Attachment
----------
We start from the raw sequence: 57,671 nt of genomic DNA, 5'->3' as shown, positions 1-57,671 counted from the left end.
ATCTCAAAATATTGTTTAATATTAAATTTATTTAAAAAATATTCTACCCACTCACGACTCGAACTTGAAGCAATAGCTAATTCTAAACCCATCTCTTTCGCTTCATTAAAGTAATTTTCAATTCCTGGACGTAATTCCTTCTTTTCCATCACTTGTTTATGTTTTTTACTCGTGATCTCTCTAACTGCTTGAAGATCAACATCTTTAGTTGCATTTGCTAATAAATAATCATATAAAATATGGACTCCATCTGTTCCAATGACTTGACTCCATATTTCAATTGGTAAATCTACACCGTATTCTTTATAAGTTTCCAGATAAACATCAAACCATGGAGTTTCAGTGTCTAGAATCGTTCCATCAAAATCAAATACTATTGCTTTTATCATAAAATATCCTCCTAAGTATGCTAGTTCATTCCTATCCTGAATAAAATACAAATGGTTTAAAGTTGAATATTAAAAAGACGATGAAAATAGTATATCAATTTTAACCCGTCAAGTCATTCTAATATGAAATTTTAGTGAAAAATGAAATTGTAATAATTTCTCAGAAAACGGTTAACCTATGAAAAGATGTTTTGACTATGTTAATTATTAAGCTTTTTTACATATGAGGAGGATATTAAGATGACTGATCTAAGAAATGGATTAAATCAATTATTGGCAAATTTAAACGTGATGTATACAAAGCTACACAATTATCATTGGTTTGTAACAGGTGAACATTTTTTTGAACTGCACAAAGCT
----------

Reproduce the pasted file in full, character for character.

We start from the raw sequence: 57,671 nt of genomic DNA, 5'->3' as shown, positions 1-57,671 counted from the left end.
ATCTCAAAATATTGTTTAATATTAAATTTATTTAAAAAATATTCTACCCACTCACGACTCGAACTTGAAGCAATAGCTAATTCTAAACCCATCTCTTTCGCTTCATTAAAGTAATTTTCAATTCCTGGACGTAATTCCTTCTTTTCCATCACTTGTTTATGTTTTTTACTCGTGATCTCTCTAACTGCTTGAAGATCAACATCTTTAGTTGCATTTGCTAATAAATAATCATATAAAATATGGACTCCATCTGTTCCAATGACTTGACTCCATATTTCAATTGGTAAATCTACACCGTATTCTTTATAAGTTTCCAGATAAACATCAAACCATGGAGTTTCAGTGTCTAGAATCGTTCCATCAAAATCAAATACTATTGCTTTTATCATAAAATATCCTCCTAAGTATGCTAGTTCATTCCTATCCTGAATAAAATACAAATGGTTTAAAGTTGAATATTAAAAAGACGATGAAAATAGTATATCAATTTTAACCCGTCAAGTCATTCTAATATGAAATTTTAGTGAAAAATGAAATTGTAATAATTTCTCAGAAAACGGTTAACCTATGAAAAGATGTTTTGACTATGTTAATTATTAAGCTTTTTTACATATGAGGAGGATATTAAGATGACTGATCTAAGAAATGGATTAAATCAATTATTGGCAAATTTAAACGTGATGTATACAAAGCTACACAATTATCATTGGTTTGTAACAGGTGAACATTTTTTTGAACTGCACAAAGCT